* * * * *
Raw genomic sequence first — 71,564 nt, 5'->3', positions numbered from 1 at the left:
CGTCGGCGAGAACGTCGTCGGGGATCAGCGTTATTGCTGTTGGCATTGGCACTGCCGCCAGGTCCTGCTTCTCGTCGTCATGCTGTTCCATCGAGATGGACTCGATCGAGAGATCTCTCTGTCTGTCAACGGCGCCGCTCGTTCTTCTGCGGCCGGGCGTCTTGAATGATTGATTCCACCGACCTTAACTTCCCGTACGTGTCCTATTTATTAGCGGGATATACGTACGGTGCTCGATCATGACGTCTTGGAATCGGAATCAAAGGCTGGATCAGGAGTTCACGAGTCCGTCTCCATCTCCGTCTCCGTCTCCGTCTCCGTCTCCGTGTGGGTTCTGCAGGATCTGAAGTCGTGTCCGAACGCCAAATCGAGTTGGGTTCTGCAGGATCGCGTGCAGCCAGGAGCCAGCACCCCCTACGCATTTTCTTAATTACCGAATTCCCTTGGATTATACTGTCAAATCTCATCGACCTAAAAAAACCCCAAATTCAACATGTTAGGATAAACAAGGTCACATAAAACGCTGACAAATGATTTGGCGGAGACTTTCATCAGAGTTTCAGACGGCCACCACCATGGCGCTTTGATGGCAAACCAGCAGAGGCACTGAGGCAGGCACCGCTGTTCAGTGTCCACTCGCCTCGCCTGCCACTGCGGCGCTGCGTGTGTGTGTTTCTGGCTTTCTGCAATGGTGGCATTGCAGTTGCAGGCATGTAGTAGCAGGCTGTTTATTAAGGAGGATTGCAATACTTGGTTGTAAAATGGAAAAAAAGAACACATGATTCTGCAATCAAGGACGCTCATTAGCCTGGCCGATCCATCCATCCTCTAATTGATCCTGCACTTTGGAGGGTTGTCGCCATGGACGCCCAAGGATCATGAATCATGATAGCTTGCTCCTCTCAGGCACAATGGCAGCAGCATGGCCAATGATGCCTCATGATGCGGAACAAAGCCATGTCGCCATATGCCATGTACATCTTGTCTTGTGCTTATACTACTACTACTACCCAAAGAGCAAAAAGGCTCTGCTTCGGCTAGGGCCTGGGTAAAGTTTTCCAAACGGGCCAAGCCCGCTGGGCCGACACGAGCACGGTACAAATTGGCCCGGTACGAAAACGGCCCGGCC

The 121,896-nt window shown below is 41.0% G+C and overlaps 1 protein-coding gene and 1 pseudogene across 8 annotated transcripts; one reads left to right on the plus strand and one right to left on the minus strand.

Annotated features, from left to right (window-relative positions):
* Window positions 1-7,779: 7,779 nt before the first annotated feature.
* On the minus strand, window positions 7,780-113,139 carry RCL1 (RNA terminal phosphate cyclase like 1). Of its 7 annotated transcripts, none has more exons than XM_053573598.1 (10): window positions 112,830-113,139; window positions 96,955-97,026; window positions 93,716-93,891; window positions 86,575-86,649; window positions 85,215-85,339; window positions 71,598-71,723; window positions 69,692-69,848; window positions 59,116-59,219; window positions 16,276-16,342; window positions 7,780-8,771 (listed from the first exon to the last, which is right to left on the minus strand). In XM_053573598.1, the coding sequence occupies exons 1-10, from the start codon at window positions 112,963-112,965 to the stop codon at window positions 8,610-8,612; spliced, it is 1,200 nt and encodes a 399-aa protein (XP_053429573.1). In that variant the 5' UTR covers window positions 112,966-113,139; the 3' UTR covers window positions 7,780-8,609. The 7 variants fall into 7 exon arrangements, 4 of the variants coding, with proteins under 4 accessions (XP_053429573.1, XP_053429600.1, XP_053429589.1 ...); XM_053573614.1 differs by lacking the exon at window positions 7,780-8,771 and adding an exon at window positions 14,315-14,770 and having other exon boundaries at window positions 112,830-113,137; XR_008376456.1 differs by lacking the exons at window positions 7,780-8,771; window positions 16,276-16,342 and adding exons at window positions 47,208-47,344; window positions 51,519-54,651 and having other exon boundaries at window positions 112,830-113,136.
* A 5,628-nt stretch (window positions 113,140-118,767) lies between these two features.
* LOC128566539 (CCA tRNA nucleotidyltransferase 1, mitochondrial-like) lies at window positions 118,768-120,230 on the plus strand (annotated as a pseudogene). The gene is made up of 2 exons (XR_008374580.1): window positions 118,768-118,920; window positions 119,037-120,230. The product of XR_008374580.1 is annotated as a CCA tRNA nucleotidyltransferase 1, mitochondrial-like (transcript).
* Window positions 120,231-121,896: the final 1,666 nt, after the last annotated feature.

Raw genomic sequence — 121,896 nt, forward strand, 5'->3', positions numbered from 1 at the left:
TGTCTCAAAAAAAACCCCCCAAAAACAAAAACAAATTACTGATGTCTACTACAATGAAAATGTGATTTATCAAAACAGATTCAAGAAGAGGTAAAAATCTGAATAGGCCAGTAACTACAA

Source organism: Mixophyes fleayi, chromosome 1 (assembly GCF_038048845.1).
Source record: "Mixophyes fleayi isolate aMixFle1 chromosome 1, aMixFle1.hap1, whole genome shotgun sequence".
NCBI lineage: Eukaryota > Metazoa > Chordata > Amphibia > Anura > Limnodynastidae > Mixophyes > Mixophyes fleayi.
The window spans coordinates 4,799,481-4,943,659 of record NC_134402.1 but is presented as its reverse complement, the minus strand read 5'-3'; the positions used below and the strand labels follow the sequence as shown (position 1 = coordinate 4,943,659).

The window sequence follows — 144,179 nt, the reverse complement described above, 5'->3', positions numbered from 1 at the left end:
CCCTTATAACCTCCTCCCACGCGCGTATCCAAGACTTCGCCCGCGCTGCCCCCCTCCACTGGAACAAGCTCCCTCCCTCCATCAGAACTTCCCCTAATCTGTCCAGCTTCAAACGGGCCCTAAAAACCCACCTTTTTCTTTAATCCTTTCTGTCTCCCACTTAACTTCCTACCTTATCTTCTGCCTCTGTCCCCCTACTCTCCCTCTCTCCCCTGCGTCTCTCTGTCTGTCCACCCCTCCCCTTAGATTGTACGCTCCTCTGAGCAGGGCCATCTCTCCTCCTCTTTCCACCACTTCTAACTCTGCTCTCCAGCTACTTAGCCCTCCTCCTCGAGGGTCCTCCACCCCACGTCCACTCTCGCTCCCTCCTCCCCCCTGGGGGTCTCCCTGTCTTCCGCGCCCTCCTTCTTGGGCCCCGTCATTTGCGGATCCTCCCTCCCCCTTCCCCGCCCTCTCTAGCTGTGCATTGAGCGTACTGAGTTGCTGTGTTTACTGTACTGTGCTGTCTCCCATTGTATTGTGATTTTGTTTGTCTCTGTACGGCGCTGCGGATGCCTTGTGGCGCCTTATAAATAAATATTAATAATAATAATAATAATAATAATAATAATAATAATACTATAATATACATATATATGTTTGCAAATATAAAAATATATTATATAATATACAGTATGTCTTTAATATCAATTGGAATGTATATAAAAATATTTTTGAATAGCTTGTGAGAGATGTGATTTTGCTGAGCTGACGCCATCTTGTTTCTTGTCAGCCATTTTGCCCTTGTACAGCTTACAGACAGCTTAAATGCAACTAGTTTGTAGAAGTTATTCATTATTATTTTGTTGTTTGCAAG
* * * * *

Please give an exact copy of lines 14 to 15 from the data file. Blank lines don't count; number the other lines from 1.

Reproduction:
NCBI lineage: Eukaryota > Metazoa > Chordata > Amphibia > Anura > Limnodynastidae > Mixophyes > Mixophyes fleayi.
The window spans coordinates 4,799,481-4,943,659 of record NC_134402.1 but is presented as its reverse complement, the minus strand read 5'-3'; the positions used below and the strand labels follow the sequence as shown (position 1 = coordinate 4,943,659).